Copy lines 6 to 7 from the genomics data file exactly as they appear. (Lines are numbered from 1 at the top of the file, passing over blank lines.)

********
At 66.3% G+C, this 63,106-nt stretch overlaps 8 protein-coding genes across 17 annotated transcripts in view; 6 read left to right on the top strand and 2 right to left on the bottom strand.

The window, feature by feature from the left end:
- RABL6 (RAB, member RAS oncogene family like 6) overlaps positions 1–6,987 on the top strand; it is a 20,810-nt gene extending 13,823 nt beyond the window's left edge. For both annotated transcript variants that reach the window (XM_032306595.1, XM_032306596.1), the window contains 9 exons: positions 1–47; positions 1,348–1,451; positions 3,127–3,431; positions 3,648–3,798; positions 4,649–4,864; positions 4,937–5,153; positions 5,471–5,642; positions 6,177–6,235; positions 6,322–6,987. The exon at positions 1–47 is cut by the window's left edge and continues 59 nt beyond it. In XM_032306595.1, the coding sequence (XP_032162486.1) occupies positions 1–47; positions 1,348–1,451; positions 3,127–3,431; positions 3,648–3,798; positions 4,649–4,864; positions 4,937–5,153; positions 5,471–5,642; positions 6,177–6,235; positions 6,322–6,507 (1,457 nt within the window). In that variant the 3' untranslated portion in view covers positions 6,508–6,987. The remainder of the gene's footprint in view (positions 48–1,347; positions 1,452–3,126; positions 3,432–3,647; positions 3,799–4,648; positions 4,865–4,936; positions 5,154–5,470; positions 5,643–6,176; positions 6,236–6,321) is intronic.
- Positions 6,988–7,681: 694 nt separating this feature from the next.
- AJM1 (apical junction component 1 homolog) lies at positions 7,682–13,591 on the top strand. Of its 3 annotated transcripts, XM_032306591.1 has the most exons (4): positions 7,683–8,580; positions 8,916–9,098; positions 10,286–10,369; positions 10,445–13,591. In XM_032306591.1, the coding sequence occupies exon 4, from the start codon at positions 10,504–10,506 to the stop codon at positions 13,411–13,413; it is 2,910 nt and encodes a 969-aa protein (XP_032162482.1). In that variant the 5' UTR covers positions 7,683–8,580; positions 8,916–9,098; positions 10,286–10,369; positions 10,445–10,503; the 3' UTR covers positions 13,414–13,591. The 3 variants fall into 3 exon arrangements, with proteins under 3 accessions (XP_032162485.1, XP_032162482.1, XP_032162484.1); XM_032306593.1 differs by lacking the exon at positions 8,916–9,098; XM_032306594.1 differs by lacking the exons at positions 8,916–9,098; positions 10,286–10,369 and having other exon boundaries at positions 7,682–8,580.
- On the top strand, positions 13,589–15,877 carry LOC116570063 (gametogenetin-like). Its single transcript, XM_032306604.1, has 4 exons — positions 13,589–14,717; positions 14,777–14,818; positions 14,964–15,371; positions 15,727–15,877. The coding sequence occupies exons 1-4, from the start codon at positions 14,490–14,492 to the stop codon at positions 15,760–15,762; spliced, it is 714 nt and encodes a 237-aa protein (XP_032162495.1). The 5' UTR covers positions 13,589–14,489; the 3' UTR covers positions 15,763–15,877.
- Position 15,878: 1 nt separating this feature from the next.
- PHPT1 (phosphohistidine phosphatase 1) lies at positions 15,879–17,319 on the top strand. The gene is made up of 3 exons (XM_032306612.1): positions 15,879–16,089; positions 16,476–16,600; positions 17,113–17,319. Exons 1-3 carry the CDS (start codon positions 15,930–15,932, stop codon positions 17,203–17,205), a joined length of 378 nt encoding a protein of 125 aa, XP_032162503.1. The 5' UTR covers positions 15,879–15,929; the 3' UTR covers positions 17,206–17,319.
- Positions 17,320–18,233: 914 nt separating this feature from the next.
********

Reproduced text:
- On the top strand, positions 13,589–15,877 carry LOC116570063 (gametogenetin-like). Its single transcript, XM_032306604.1, has 4 exons — positions 13,589–14,717; positions 14,777–14,818; positions 14,964–15,371; positions 15,727–15,877. The coding sequence occupies exons 1-4, from the start codon at positions 14,490–14,492 to the stop codon at positions 15,760–15,762; spliced, it is 714 nt and encodes a 237-aa protein (XP_032162495.1). The 5' UTR covers positions 13,589–14,489; the 3' UTR covers positions 15,763–15,877.
- Position 15,878: 1 nt separating this feature from the next.